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Do you have a receipt from your payment? That should be all you need. Paid in full is paid in full.

RE: what you were told....with medicare, no. With insurance? Yes. If UHC found that you were charged less than they pay, they will expect the doctor to lower his rates with them going forward. The assumption is: they want their buying power to give them the best positioning for negotiation. If you got a better position with your relatively small buying power, that irks the insurance giants.



posted on Jun, 12 2016 @ 09:09 AM
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a reply to: bigfatfurrytexan

I do have a receipt, but it has a disclaimer stating that this amount is an estimate and there might be additional charges if the procedure was changed.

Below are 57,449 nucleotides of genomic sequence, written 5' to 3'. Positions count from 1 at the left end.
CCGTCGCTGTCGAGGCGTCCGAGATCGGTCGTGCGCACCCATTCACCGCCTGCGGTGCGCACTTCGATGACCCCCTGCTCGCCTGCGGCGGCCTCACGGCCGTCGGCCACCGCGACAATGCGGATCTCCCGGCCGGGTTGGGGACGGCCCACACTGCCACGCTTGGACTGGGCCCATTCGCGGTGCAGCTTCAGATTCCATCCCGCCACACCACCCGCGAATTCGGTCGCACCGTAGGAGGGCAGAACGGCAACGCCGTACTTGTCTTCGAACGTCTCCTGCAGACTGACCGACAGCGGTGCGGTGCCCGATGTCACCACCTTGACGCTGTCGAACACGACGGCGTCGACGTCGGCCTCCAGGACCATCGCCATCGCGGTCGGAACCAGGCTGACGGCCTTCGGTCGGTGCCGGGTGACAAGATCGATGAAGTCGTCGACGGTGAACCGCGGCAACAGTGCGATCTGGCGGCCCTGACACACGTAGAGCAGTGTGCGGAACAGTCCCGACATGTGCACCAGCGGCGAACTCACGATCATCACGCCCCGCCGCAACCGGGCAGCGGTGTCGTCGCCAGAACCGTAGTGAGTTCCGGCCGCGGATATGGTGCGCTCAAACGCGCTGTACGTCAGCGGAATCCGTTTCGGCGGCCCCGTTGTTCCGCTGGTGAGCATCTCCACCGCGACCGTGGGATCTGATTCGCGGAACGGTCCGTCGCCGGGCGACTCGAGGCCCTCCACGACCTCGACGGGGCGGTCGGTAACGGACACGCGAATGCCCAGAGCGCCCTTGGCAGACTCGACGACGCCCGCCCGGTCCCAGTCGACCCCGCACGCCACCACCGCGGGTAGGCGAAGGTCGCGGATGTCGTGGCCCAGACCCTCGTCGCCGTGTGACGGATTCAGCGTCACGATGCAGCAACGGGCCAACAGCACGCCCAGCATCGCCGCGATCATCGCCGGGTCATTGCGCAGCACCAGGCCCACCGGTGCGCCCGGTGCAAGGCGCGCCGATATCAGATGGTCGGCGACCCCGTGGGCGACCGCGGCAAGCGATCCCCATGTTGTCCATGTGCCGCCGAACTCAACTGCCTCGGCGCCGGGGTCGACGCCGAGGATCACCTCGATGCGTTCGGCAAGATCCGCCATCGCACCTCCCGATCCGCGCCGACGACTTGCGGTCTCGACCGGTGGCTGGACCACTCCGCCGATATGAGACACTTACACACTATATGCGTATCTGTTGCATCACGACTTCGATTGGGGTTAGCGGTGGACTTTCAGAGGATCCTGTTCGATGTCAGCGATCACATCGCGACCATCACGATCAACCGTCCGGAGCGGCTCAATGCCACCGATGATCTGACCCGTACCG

I did ask several times if I needed to pay more and was told several times there would be no further charges. Unfortunately, I did not get that in writing.



posted on Jun, 12 2016 @ 09:24 AM
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originally posted by: BadgerJoe
a reply to: bigfatfurrytexan

I do have a receipt, but it has a disclaimer stating that this amount is an estimate and there might be additional charges if the procedure was changed.
I did ask several times if I needed to pay more and was told several times there would be no further charges. Unfortunately, I did not get that in writing.


Right, if the procedure changes.

Since it did not, i'd put their feet tot he fire over it. A bill of sale is a bill of sale. While i may be wrong, that is the position I would take.



posted on Jun, 12 2016 @ 09:30 AM
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a reply to: bigfatfurrytexan

I am leaning in that direction. I made several attempts to insure that the price quoted was correct it was confirmed as being correct.